Since President Trump came to office in 2017, Washington has seen an incredible amount of deregulatory efforts within the executive branch. The administration has been working hard to reduce the regulatory burden on businesses through various reforms across the federal government. And it has made tremendous progress. However, there is one aspect of the regulatory regime that I believe has been overlooked: enforcement. Too often federal agencies, while rightfully enforcing rules and regulations, use scare tactics or attempt to embarrass businesses into compliance. We continue to hear from our members that agency field operatives are still practicing bullying tactics when enforcing regulations or conducting inspections.
A prime example of this so-called “regulation by shaming” is done by the Occupational Safety and Health Administration (OSHA). Under current law, OSHA can issue a press release regarding an employer’s alleged violation of workplace laws prior to informing the actual business itself. In some cases, an employer will find out of these allegations from their local news. Additionally, there is no reprieve if the violation is revoked due to further investigation that found nothing was actually wrong. This can lead to delayed actions; but most importantly, it can negatively impact the employer’s reputation in the public eye with no warning or way to defend against it.
The good news is that there is currently a bill in Congress that would prevent this from happening to NACD members and other businesses in the future. H.R. 5870, the OSHA Employer Notification Act, was introduced by Rep. Glenn Grothman (R-WI). This legislation would simply require OSHA to immediately notify a business of an alleged violation or penalty and provide at least 24 hours prior to issuing a press release. Even further, the bill requires OSHA to issue a public statement if that business was successful in contesting the violation and the penalty was revoked.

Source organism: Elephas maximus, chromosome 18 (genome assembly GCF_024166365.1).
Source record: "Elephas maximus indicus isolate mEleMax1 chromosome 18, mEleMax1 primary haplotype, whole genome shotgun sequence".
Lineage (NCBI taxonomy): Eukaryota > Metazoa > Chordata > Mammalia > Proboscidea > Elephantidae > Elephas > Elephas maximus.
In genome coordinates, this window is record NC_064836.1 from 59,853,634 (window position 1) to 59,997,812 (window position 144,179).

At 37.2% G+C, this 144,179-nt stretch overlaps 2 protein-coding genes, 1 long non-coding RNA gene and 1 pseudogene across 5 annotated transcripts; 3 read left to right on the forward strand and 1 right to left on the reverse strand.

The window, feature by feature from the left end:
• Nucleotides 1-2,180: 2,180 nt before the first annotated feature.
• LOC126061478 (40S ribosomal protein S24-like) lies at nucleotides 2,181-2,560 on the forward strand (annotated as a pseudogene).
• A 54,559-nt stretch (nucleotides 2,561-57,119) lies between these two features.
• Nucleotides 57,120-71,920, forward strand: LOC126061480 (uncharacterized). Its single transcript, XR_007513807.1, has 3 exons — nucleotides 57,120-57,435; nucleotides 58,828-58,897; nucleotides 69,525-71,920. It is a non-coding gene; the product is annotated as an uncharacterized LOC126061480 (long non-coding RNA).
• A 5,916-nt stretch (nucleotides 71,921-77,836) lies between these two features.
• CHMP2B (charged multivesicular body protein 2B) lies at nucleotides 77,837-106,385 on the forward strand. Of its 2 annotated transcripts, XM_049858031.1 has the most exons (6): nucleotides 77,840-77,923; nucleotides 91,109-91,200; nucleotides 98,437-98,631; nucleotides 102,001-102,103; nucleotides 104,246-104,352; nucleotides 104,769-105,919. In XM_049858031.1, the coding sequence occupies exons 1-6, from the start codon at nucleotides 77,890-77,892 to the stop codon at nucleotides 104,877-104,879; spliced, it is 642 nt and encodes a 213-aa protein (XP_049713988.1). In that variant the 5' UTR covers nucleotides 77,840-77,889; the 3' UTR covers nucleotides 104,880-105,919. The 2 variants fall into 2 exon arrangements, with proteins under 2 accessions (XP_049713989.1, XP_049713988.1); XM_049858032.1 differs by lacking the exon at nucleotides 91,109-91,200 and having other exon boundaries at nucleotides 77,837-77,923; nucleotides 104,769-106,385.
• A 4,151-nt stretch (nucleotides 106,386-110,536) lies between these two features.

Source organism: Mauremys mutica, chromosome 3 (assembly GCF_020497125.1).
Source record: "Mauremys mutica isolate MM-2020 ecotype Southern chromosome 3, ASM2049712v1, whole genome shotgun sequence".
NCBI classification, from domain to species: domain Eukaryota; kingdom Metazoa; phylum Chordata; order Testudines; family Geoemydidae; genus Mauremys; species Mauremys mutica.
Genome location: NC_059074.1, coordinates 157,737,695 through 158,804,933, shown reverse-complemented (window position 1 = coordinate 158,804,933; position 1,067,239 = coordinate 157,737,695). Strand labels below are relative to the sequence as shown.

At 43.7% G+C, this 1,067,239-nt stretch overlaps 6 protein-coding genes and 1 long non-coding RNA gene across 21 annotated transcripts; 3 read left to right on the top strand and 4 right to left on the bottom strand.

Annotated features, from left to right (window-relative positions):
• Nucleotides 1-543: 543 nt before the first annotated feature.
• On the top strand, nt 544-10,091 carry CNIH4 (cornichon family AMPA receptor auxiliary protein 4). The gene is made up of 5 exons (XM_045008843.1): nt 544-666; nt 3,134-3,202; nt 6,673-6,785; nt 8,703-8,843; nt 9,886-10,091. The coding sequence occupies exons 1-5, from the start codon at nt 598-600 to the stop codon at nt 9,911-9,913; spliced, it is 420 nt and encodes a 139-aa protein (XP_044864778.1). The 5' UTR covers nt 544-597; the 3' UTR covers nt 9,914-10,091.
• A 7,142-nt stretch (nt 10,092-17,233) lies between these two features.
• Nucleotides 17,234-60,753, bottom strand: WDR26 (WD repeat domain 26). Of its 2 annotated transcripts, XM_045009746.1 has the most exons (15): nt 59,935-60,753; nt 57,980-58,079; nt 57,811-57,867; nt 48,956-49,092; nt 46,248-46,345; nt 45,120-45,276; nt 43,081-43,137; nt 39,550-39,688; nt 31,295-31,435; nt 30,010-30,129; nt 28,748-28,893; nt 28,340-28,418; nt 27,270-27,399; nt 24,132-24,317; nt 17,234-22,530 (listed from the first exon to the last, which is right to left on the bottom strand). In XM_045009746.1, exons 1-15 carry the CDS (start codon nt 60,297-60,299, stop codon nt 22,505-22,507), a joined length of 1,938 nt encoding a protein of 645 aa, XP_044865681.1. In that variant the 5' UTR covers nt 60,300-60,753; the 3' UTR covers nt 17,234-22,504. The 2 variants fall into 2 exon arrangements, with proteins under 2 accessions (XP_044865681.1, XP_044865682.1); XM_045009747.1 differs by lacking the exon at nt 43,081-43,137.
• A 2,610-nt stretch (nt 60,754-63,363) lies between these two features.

This is perhaps the most commonsense piece of legislation I have seen in a while. It could go a long way to ensuring at least one federal agency is enforcing the laws in a diplomatic, respectful manner. Businesses should not be shamed into following regulations. As Congressman Grothman stated in his press release, “We need to help businesses by treating them as part of the solution, not the problem, which is what the OSHA Employer Notification Act will do.”
I would like to thank Congressman Grothman for introducing this bill and urge Congress to quickly pass it! We should be encouraging businesses to follow the law, not shaming them into it.